November 08, 2017
This is the personal statement of a future physician. I have had the pleasure to know him since his senior year of college. I look forward to teaching him as an M3 (third-year medical student) shortly.
"There are certain experiences that undoubtedly shape individuals into what they are meant to be. Those that most critically define me and my career trajectory are the times I spent caring for my 5 younger siblings while my mother was crippled by her addiction to alcohol and prescription drugs. I was constantly torn between accepting those things in my life that were out of my control and actively working on the things I could control. Through the years, I caught more than a glimpse of the unique capacity physicians possess to touch the lives of those entrusted to their care. I saw the incredible relief pharmaceutical drugs can deliver to patients after surgery and yet, I have also witnessed chronic dependence and debilitating mental illnesses that arise from their abuse. I want to do more than understand, I want to serve people who find themselves in need whether from physical, mental, or chemical dependence issues. My goal is to be the best-trained physician as it will allow me to do the most good for patients and their families.
I am dedicated to spending the grueling hours I know are expected of medical students and postgraduate training residents. I can envision no other calling that would require the degree of sacrifice yet present the many rewards in satisfaction with the relationships developed with colleagues and people who will be my patients. I am blessed with a supportive family, and as a physician, I will be able to pay it forward as well as repay them in ways for their love and support.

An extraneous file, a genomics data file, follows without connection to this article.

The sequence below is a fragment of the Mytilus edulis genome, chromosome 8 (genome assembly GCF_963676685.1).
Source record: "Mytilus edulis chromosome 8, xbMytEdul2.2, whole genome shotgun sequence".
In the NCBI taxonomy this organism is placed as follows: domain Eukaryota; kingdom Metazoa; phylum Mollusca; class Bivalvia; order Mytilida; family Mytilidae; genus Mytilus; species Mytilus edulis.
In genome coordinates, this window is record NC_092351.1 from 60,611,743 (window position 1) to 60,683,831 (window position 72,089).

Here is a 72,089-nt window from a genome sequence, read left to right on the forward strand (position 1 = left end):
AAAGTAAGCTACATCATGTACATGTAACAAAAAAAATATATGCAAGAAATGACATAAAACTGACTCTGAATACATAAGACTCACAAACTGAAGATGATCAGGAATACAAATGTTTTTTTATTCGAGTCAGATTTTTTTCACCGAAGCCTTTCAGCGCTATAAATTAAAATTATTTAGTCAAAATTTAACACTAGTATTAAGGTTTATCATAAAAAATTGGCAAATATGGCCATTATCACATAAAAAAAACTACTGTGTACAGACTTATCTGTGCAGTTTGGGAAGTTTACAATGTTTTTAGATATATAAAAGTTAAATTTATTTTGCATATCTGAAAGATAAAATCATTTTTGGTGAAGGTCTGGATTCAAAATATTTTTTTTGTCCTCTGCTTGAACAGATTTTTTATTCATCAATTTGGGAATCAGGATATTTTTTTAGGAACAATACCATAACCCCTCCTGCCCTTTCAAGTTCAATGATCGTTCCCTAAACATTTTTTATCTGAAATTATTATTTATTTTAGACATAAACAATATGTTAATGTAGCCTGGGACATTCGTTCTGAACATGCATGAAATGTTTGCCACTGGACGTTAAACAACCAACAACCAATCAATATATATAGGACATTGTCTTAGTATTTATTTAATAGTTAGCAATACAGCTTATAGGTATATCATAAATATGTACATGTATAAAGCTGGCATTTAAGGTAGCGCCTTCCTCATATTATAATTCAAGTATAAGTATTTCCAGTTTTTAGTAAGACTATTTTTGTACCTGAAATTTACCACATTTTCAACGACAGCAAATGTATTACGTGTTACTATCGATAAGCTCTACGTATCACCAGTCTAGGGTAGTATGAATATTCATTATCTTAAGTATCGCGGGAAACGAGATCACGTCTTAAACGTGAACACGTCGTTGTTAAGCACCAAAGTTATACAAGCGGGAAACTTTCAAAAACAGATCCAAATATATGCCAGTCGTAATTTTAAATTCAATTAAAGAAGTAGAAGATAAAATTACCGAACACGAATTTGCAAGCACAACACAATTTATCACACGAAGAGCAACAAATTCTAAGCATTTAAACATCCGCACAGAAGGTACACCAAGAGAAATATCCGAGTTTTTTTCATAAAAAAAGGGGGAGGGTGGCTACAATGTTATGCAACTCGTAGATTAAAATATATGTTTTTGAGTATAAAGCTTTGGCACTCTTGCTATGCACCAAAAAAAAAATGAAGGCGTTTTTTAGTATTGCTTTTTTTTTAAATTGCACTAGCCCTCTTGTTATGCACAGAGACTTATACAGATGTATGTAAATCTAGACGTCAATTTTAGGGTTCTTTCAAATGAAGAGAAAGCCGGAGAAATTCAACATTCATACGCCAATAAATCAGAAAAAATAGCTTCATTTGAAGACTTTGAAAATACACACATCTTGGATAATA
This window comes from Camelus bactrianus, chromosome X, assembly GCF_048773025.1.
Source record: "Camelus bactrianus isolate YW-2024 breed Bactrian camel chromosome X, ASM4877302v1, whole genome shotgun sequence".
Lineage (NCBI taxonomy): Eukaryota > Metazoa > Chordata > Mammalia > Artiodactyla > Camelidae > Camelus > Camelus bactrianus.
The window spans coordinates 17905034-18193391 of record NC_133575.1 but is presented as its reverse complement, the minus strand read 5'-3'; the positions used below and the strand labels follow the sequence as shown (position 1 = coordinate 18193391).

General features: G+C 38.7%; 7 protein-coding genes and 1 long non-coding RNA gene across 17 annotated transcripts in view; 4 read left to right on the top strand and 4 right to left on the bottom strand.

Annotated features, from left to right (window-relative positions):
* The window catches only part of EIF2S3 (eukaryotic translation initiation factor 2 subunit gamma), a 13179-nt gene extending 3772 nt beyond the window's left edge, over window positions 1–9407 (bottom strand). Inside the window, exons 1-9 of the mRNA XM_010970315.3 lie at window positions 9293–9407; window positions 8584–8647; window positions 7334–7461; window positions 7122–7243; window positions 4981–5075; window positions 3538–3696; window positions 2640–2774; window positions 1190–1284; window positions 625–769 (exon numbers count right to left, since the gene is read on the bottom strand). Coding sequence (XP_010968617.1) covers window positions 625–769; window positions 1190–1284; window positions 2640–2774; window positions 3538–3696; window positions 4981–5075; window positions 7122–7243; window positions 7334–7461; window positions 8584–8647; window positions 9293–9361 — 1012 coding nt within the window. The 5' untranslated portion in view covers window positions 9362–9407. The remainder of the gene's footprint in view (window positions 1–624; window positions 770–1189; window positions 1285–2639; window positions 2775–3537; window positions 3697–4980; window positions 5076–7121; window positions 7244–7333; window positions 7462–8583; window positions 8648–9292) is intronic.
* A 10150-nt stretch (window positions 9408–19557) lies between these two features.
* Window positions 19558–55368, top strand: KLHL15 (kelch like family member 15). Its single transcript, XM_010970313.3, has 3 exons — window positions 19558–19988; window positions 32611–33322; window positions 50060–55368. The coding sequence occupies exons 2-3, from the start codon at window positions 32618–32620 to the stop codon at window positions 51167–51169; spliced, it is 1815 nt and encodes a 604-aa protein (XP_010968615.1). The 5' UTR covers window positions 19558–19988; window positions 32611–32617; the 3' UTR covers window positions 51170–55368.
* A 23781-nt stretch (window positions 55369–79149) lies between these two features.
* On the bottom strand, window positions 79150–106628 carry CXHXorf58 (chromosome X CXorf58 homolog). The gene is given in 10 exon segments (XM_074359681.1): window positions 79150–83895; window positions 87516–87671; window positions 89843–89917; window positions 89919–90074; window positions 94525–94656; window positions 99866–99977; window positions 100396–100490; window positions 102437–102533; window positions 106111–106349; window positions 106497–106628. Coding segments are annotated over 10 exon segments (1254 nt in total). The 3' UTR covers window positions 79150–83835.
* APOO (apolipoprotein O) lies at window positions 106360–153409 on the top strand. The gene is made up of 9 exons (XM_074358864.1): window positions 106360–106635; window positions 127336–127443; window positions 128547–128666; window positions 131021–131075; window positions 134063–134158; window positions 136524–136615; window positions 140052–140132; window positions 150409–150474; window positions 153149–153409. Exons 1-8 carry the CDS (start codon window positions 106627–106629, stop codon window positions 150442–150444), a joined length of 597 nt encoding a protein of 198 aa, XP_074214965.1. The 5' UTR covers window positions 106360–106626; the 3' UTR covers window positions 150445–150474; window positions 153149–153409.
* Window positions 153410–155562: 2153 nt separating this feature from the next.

Regarding my journey, after graduating from college with slightly subpar qualifications, I knew I needed to prove to myself that I am an excellent candidate for your school. The vehicle I chose to strengthen my application has afforded me many opportunities to grow and expand my knowledge base and experience. I now have insight into the neurophysiologic pathways of addiction and feel this knowledge will make me a more compassionate physician.
I was employed all through high school and college to help with family expenses. I understand working hard and achieving goals. I remain active in sports and enjoy running, swimming, and weightlifting. I have two siblings in college, one in high school, and two in middle school; I am pleased to say they are doing well and remain very important in my life.
Spending time alongside preceptor physicians has taught me that they build relationships with patients where both parties benefit tremendously. Physicians witness so much, from diagnosing a disease or problem to seeing their patient improve with therapy. They see the direct impact they have on others from their medical knowledge and skill acquired through dedication and hard work. Several driving forces propel me every day to become a physician who can better serve my family and community. I am thankful for the opportunity to share a few of them with you."
Thank you for reading this story. I hope to share the positive side of why physicians go through the grueling years of medical school and residency training earning the privilege to take care of patients on their own at the end of their educational journey. They know, however, that the learning continues for the remainder of their life!
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